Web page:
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Brown's Creek (St. Croix River tributary) facts for kids

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Brown's Creek
Brown's Creek (St. Croix River tributary) is located in Minnesota
Brown's Creek (St. Croix River tributary)
Mouth of Brown's Creek
Country United States
State Minnesota
Region Washington County
City Stillwater
Physical characteristics
Main source Withrow, Minnesota
992 ft (302 m)
River mouth Confluence with the St. Croix River
Stillwater, Minnesota
670 ft (200 m)

Brown's Creek is a 9.7-mile-long (15.6 km) stream which originates about 5.5 miles northwest of the city of Stillwater and flows south for about half its length then east to its confluence with the St. Croix River just north of Stillwater in Washington County, Minnesota, United States. It is one of few creeks in the Minneapolis – Saint Paul "Twin Cities" metropolitan area that supports a fishable trout population.


The creek's name is from the founder of the first settlement in the Stillwater area, Joseph R. Brown, where Brown's Creek (then Pine Creek) flows into the St. Croix River. In 1840 Brown, a former soldier, Indian trader, promoter, and Justice of the Peace set up a small warehouse at the head of Lake St. Croix to supply his upriver fur trading operations. This warehouse, in what is now the north part of Stillwater, became the county seat of St. Croix County, Wisconsin Territory. Brown began building a courthouse and jail and importing settlers for his new village, which he named Dacotah. Several of Brown’s relatives, including his half-sister Lydia Ann and her husband, Paul Carli, moved into a house built of tamarack logs. The Tamarack House, well known as “Mrs. Carli’s,” became a favorite stopping place for travelers on the St. Croix River. However, few other settlers arrived in Dacotah until a mill was built to the south in what became Stillwater.

Watershed and course

The watershed includes School Section Lakes, Goggins Lake, Long Lake and Benz Lake. Brown's Creek flows through the Brown's Creek Park and Nature Preserve northwest of Stillwater, then proceeds east to it confluence with the St. Croix River. At one time in its history, Brown’s Creek was diverted into McKusick Lake, which supplied water to Stillwater residents. By 1955 fisheries managers recognized that warm lake water was putting a strain on the trout population in Brown’s Creek. In an effort to reduce water temperatures for the benefit of trout, a dike was constructed to separate the stream from the lake and return the flow back to Brown’s Creek. The dike still exists today. In 1999, Browns Creek underwent a re-route in the fall of 1999 that shortened this section of the stream from 5,130 feet to 2,000 feet in order to lower water temperatures by avoiding water warming in previous meander through a wetland just north of Lake McKusick, increasing stream velocity and decreasing organic matter in the stream. This project by the city of Stillwater and the Minnesota Department of Natural Resources also restored natural riparian vegetation as the creek traverses the Oak Glen Golf Course.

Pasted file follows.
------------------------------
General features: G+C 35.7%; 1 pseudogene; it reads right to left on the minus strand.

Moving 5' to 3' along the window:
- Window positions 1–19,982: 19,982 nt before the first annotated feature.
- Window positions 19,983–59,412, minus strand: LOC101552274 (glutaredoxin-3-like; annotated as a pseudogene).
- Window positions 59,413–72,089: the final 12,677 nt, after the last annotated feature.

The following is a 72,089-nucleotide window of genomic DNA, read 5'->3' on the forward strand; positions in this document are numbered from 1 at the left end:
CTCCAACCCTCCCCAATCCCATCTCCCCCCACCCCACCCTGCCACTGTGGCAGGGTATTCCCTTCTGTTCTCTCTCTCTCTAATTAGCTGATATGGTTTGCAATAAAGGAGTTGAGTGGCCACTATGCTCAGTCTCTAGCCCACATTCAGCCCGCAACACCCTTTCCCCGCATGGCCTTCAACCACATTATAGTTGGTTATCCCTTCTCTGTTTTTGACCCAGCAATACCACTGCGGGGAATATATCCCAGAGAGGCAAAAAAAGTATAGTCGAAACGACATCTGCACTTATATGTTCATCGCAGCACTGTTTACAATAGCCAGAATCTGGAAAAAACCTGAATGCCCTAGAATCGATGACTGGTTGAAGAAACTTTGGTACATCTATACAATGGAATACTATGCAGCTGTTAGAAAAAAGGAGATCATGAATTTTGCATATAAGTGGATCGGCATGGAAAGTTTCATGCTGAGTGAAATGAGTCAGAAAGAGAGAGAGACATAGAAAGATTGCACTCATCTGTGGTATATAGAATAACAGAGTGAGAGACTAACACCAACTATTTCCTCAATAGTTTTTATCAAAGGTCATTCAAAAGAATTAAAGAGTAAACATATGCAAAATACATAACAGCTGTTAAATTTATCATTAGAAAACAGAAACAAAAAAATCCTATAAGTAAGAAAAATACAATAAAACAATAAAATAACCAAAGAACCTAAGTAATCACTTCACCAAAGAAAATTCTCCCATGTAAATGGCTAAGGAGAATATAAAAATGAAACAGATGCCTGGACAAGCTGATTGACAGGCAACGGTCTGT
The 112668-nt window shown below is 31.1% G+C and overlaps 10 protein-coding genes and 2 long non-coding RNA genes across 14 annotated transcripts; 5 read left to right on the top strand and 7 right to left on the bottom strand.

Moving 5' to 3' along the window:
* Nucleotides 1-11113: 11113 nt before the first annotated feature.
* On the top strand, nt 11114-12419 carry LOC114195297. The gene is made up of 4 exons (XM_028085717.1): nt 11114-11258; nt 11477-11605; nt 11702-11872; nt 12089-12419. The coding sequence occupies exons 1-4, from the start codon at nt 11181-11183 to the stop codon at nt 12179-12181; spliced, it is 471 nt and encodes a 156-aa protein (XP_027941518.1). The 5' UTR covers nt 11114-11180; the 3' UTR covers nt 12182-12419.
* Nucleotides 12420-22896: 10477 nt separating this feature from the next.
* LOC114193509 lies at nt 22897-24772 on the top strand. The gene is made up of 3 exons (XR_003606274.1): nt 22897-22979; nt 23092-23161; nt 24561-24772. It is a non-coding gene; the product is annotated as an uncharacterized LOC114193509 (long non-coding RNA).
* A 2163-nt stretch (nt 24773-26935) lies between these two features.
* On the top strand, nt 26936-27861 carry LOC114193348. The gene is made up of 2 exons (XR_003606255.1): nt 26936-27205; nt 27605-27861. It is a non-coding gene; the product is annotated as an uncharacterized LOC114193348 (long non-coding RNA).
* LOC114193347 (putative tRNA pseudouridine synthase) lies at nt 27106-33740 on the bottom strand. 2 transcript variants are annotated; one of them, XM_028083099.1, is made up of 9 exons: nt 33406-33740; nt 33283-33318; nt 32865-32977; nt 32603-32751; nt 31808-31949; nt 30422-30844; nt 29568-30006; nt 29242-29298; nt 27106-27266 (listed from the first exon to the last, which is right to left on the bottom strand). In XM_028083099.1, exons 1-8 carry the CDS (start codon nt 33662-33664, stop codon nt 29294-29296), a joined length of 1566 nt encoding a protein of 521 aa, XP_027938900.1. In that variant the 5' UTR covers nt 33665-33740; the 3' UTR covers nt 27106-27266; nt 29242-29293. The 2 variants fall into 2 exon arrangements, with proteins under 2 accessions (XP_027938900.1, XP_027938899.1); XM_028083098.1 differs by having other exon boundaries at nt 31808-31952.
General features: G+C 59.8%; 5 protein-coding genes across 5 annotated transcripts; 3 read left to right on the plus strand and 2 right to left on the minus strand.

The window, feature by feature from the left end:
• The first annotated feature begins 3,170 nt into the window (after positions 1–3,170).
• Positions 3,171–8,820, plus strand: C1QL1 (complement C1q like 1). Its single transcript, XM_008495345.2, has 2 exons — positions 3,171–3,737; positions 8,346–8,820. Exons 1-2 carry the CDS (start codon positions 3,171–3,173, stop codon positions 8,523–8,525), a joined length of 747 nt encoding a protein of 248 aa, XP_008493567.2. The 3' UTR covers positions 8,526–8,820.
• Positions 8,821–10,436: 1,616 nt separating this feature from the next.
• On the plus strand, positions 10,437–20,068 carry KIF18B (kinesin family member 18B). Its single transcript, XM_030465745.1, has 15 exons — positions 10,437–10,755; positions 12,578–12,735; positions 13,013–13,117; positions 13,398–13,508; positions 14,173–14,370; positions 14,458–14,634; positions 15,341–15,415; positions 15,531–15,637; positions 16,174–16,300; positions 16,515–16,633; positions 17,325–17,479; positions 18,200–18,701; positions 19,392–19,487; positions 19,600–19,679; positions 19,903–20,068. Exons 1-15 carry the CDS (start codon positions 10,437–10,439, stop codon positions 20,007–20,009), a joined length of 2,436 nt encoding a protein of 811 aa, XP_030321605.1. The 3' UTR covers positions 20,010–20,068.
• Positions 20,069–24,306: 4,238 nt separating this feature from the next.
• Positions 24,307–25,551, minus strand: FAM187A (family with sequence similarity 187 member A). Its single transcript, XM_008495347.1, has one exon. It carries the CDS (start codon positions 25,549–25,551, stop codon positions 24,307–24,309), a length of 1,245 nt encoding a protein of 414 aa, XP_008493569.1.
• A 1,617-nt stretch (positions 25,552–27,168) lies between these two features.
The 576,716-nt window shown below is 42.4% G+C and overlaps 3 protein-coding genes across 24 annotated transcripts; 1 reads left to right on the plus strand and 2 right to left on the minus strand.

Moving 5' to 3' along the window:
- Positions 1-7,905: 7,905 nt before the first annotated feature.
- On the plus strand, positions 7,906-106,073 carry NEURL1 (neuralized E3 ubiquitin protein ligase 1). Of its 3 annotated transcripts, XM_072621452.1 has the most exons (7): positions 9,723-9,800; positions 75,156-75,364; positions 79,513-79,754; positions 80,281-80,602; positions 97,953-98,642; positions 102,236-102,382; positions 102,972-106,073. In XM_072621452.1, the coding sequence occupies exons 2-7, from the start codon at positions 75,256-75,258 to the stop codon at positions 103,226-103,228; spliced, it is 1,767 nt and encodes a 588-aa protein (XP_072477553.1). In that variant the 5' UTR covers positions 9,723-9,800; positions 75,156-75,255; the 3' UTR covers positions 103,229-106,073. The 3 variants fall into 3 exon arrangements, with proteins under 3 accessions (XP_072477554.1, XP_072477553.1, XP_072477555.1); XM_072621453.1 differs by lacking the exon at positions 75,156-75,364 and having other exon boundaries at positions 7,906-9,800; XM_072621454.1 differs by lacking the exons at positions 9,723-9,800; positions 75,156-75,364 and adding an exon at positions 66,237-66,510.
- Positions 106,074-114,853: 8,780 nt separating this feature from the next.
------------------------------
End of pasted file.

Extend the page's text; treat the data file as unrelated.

Brown's Creek has been listed as impaired since 2002 by the Minnesota Pollution Control Agency because of low indices of biological integrity (IBI) for fish and macroinvertebrates. Factors (all likely related to runoff) which harm fish and invertebrates include total suspended solids (TSS), high temperature, low dissolved oxygen (DO) and two pollutants: copper and nitrate-nitrite (NOx). NOx levels were higher than nitrite concentrations known to produce brown blood disease, lower productivity in trout, and other non-lethal impairments to trout growth and reproduction.

The creek has been stocked with non-native Brown trout (Salmo trutta) by the Minnesota Department of Natural Resources, Division of Fisheries since 1955. Stillwater students have been monitoring water quality in Brown's Creek since 1998. Recently there is a controversy where brown trout proponents are concerned that native beaver (Castor canadensis) dams are warming water temperatures and acting as an impediment to trout passage. However, the plan to set lethal traps to kill the beavers is controversial as the presence of beaver dams has been shown in scientific studies to increase the number of brown trout, their size, or both, in the Sierra Nevada and also in a study of small streams in brown trout's native Sweden, that found that the fish were larger in beaver ponds compared with those in riffle sections, and that beaver ponds provide habitat for larger trout in small streams during periods of drought. Deep water in beaver ponds provides critical winter refuge from ice in small streams like Brown's Creek. Also, as beaver dams raise the groundwater table, a larger hyporheic zone is created which may be important to trout spawning.

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